In the strange logic of subways I’ve used a small part of the Parisian metro-map to illustrate some of the bi-Heyting operations on directed graphs.



Little did I know that this metro-map gives only a partial picture of the underground network. The Parisian metro has several ghost stations, that is, stations that have been closed to the public and are no longer used in commercial service. One of these is the Haxo metro station.



Haxo metro station – Photo Credit

The station is situated on a line which was constructed in the 1920s between Porte des Lilas (line 3bis) and Pré-Saint-Gervais (line 7bis), see light and dark green on the map above . A single track was built linking Place des Fêtes to Porte des Lilas, known as la voie des Fêtes, with one intermediate station, Haxo.



For traffic in the other direction, another track was constructed linking Porte des Lilas to Pré Saint-Gervais, with no intermediate station, called la voie navette. Haxo would have been a single-direction station with only one platform.

But, it was never used, and no access to street level was ever constructed. Occasional special enthusiast trains call at Haxo for photography.



Apart from the Haxo ‘station morte’ (dead station), these maps show another surprise, a ‘quai mort’ (dead platform) known as Porte des Lilas – Cinema. You can hire this platform for a mere 200.000 Euro/per day for film shooting.

For example, Le fabuleux destin d’Amelie Poulin has a scene shot there. In the film the metro station is called ‘Abbesses’ (3.06 into the clip)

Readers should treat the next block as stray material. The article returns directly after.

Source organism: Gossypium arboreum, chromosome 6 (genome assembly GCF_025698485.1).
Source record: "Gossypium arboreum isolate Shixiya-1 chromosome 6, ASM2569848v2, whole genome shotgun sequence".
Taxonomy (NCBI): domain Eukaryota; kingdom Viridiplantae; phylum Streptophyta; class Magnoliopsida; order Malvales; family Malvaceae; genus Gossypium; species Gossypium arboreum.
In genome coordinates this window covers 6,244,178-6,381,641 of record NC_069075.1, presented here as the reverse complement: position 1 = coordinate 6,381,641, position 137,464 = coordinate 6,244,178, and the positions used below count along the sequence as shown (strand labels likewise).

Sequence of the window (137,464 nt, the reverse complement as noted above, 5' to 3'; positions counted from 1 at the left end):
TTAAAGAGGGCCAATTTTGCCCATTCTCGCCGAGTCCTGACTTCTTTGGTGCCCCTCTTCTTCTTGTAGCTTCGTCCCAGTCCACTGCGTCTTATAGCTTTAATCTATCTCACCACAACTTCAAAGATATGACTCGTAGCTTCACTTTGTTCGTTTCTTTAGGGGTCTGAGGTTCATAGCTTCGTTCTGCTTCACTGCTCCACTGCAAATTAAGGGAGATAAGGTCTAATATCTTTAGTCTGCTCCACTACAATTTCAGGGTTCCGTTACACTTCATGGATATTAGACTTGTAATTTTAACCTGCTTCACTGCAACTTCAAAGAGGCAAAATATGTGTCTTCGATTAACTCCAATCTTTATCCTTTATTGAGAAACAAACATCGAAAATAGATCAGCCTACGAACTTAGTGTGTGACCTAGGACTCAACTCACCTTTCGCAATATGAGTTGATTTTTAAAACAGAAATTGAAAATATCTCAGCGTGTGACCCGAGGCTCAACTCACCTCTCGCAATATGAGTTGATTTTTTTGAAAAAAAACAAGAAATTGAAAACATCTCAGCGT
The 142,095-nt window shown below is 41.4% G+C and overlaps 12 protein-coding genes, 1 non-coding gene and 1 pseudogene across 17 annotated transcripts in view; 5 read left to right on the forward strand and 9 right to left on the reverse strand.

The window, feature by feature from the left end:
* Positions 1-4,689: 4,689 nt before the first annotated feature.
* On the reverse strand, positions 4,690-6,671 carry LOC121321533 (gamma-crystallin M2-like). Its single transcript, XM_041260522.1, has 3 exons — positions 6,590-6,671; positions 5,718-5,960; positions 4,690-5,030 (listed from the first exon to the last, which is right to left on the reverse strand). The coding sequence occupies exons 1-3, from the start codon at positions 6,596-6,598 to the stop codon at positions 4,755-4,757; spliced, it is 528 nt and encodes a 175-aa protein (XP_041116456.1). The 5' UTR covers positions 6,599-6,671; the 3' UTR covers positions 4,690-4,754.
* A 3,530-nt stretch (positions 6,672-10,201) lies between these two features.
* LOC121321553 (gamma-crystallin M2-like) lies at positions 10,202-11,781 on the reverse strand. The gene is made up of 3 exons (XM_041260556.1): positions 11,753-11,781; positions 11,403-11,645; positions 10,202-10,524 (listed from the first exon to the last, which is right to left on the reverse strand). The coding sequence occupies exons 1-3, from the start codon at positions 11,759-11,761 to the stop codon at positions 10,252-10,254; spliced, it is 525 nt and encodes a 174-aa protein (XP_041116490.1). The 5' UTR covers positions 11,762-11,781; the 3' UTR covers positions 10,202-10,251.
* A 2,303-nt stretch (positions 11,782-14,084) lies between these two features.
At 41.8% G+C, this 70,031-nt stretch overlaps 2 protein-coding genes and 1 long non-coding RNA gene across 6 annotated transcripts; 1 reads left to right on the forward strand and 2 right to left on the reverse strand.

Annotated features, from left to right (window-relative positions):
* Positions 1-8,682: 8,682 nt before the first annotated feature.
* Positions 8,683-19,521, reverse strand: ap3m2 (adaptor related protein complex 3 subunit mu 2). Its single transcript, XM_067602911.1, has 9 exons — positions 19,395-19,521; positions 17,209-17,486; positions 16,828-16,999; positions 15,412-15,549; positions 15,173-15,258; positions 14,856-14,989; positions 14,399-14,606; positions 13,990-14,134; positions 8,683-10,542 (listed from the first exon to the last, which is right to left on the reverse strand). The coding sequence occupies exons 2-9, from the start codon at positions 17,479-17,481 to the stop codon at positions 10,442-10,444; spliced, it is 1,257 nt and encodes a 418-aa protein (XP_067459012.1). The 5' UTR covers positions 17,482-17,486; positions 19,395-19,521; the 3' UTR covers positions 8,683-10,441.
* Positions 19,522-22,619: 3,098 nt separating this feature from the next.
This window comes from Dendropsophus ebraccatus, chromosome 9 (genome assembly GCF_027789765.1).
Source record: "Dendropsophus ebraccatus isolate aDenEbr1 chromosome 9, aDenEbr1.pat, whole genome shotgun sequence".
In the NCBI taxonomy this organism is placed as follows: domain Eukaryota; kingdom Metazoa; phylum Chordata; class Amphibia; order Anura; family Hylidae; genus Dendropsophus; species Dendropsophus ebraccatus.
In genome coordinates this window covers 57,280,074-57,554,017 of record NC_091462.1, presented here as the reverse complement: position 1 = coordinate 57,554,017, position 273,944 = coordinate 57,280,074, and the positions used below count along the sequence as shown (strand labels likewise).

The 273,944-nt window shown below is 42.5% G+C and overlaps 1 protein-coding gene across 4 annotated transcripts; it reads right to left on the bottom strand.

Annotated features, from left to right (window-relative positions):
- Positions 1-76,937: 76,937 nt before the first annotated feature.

There is a project to re-open the ghost station Haxo for public transport. From a mathematical perspective, this may be dangerous.

Remember the subway singularity?

In the famous story A subway named Mobius by A. J. Deutsch, the Boylston shuttle on the Boiston subway went into service on March 3rd, tying together the seven principal lines, on four different levels. A day later, train 86 went missing on the Cambridge-Dorchester line…

The Harvard algebraist R. Tupelo suggested the train might have hit a node, a singularity. By adding the Boylston shuttle, the connectivity of the subway system had become infinite…

Now that we know of the strange logic of subways, an alternative explanation of this accident might be that by adding the Boylston shuttle, the logic of the Boston subway changed dramatically.

This can also happen in Paris.

I know, I’ve linked already to the movie ‘Moebius’ by Gustavo Mosquera, based on Deutsch’s story, set in Buenos Aires.

But, if you have an hour to spend, here it is again.

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Lockdown reading : Bacon